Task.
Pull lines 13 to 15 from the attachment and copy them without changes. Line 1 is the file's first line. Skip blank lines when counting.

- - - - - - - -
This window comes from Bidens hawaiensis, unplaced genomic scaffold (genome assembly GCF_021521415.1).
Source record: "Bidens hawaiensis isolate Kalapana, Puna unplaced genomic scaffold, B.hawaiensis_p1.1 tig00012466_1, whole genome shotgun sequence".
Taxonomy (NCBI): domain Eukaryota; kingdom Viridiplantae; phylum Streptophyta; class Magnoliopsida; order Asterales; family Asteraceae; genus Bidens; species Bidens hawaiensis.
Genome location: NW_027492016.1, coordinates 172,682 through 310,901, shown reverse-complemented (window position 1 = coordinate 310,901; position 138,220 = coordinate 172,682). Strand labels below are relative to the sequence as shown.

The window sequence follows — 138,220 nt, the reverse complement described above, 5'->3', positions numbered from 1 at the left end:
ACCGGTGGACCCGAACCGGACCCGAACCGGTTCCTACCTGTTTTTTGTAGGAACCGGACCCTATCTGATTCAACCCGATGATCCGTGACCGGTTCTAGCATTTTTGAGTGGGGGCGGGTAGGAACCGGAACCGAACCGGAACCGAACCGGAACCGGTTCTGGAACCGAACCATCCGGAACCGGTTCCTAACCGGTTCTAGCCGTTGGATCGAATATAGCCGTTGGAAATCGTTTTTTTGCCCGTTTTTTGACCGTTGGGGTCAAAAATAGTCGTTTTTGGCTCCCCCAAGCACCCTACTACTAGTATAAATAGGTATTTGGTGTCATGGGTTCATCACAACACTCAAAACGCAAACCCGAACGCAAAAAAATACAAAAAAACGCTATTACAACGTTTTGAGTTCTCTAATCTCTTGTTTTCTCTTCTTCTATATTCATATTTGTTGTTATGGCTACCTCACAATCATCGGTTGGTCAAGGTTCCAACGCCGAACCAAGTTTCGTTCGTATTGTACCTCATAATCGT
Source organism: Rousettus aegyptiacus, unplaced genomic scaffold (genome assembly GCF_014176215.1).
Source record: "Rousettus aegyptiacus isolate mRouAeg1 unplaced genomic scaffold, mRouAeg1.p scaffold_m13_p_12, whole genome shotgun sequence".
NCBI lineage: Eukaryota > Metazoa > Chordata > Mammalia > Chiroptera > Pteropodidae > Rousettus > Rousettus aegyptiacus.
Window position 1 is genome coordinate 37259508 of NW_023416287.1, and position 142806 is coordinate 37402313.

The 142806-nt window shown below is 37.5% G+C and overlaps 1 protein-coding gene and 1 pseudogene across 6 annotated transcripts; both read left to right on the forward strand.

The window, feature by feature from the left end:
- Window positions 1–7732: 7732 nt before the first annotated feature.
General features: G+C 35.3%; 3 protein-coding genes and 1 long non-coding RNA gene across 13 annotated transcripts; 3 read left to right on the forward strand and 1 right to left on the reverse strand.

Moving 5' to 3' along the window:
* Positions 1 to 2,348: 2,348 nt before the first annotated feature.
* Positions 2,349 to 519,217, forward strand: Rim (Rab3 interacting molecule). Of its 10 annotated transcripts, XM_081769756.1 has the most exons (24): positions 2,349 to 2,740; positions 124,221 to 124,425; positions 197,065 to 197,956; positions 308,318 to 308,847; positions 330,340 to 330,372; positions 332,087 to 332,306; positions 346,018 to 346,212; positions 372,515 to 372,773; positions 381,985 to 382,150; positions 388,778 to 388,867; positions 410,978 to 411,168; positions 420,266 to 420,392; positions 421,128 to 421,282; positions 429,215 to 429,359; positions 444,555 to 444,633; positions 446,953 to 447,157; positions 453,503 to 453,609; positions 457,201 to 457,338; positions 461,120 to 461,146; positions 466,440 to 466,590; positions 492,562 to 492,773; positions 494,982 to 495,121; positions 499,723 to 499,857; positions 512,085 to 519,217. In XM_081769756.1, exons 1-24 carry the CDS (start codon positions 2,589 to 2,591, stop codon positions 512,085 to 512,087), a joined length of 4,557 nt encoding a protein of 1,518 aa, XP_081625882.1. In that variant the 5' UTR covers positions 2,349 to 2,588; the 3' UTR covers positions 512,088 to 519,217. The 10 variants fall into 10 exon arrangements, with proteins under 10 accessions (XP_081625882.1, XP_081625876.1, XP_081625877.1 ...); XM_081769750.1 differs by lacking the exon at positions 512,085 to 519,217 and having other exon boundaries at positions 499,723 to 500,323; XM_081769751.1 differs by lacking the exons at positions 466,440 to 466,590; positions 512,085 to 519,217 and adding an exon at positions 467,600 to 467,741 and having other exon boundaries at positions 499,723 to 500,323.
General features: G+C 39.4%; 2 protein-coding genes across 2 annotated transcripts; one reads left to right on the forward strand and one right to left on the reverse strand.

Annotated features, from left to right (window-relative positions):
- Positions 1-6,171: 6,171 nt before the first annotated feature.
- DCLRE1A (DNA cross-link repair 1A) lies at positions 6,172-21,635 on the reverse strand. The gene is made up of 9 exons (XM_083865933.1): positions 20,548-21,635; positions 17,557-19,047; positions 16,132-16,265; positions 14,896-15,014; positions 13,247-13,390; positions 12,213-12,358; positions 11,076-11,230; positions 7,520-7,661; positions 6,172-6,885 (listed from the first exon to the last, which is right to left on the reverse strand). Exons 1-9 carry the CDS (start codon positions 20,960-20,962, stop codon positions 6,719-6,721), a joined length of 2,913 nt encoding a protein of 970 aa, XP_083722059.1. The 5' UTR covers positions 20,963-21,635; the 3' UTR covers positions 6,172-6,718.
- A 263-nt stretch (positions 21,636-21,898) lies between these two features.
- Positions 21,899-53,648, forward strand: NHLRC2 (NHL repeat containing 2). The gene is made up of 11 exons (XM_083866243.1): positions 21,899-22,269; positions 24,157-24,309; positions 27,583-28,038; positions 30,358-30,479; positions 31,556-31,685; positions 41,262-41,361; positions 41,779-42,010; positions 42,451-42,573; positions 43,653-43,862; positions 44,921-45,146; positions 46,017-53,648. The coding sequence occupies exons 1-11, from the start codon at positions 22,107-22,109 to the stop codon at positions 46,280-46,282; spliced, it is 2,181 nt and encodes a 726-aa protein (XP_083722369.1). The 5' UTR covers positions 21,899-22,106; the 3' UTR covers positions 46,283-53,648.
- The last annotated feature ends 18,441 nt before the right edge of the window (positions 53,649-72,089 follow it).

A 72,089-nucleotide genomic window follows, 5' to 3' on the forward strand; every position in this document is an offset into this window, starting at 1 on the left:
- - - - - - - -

- Window positions 1–7732: 7732 nt before the first annotated feature.
General features: G+C 35.3%; 3 protein-coding genes and 1 long non-coding RNA gene across 13 annotated transcripts; 3 read left to right on the forward strand and 1 right to left on the reverse strand.

Moving 5' to 3' along the window: